Saturday, April 8, 2017

Breakfast Links: Week of April 3, 2017

Saturday, April 8, 2017
Breakfast Links are served - our weekly round-up of fav links to other web sites, articles, blogs, and images via Twitter.
Women's lives in 1790s New York City: tales from the almshouse records.
Jane Austen and one of the art world's most enduring mysteries.
• Myths of 18thc fashion: was it scandalous to show your ankles, elbows, decolletage?
• Portraits of 19thc African American women activists now available online.
• Fascinating history behind an 18thc portrait of three princesses from Mysore by Thomas Hickey, c1806, done to endorse smallpox vaccination.
• A journey through the Harlem Renaissance in maps, manuscripts, and art.
Image: Army uniform for a carrier pigeon, 1939, National Army Museum.
• Why are so many surviving historical clothes so small?
• A skeleton city: Washington, DC in the 1820s.
Miss Jenny Davis as a bride, c1780.
• How Charles Dickens fought to keep Shakespeare's house from dastardly American showman P.T.Barnum.
• The 18thc stone-swallower: two hundred pebbles in the stomach finally take their toll.
• Thinker, tailor, soldier, spy: the extraordinary women of Ghiyas-ud-din-Khalji's 15thc. harem.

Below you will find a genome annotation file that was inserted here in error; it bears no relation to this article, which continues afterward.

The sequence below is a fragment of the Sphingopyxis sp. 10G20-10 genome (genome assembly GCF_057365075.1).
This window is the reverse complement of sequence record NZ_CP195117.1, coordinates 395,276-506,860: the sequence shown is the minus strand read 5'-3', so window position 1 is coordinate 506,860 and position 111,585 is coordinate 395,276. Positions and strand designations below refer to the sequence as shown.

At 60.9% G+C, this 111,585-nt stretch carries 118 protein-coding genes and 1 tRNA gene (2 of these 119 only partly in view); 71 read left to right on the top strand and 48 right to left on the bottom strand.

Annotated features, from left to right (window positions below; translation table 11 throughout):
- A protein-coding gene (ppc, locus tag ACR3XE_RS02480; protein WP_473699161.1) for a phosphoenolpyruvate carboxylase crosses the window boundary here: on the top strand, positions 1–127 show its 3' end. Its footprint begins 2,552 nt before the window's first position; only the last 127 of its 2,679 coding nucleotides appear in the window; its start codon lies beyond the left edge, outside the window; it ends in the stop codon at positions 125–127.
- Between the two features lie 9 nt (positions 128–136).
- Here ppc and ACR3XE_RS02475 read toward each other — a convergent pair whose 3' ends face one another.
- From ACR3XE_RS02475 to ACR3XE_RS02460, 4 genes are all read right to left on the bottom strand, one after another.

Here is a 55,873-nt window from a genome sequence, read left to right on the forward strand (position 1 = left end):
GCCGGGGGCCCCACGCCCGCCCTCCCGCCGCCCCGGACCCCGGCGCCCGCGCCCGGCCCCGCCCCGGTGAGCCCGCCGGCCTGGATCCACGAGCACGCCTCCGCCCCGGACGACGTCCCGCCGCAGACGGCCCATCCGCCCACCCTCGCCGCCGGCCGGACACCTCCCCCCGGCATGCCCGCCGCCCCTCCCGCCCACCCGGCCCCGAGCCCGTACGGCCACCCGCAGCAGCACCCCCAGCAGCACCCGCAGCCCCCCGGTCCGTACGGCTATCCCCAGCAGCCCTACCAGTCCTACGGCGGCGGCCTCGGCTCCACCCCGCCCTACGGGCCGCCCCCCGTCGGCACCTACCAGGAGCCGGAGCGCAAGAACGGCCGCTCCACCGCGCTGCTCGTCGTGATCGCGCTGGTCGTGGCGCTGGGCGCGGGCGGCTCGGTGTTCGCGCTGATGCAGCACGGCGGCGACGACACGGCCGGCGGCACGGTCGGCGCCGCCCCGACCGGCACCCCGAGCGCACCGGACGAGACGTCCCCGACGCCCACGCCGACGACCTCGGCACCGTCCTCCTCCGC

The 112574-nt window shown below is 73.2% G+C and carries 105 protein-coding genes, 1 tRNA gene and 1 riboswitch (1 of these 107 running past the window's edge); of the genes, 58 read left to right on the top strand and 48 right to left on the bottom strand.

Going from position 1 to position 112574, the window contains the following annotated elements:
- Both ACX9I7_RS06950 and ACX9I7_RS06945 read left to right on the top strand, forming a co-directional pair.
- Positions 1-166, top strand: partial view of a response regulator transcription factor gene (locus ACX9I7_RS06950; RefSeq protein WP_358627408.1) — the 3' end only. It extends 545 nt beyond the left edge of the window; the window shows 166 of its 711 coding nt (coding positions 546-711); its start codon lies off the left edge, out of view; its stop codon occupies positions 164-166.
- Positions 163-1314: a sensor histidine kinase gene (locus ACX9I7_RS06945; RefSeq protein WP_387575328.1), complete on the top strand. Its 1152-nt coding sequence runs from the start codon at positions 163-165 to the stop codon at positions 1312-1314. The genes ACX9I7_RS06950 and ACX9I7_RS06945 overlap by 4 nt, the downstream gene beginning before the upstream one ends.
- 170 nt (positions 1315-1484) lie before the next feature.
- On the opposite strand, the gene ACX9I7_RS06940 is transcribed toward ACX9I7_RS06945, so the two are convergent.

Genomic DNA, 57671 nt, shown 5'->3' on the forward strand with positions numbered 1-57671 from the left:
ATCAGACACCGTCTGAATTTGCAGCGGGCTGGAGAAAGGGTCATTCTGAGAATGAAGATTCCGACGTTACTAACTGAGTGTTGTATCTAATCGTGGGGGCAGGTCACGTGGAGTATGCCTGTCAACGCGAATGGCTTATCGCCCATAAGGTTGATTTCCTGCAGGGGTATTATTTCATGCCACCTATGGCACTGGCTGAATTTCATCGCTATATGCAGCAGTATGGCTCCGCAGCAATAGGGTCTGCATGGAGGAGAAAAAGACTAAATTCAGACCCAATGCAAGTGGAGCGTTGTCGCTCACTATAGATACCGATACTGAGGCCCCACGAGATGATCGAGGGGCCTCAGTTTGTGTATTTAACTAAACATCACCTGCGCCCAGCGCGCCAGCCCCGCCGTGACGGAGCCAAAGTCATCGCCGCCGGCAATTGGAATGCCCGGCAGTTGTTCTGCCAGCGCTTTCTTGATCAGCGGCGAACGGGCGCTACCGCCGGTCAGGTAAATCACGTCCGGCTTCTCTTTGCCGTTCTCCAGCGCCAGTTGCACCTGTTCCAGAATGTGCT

• A 300-year-old recipe for Welsh Cakes.
Image: Photo of a Victorian girl twinning with her doll
in matching bustle dress, c1880.
• Did Queen Elizabeth's virginals actually belong to Anne Boleyn?
• A labor of love? A vibrant crewel pocketbook from 1763.
Vogue and virtuous virgins: a reflection on the history of the fashion magazine.
• The short but thrilling history of the Pony Express.
• A rare find: a tiny 17thc Shakespearean notepad.
• For Galentine's Day: a selection of favorite historical gal-pals.
• Photos from 1960-1970 of the vanishing shops of London's East End.
Image: Photo of women workers for the fleet: the spinners of hemp for cables, c1902.
• "A republic...if you can keep it": the tale of a historical anecdote.
• Archaeologists dig up Philadelphia history beneath I-95.
• From grotesques to frumps: a field guide to spinsters in English literature.
Hungry for more? Follow us on Twitter @2nerdyhistgirls for fresh updates daily.
Above: At Breakfast by Laurits Andersen Ring. Private collection


Hels said...

"Jane Austen and one of the art world's most enduring mysteries" is a super story. Thanks.

Rachel Jhinku said...

The 17th century notepad is an April Fools Day hoax unfortunately

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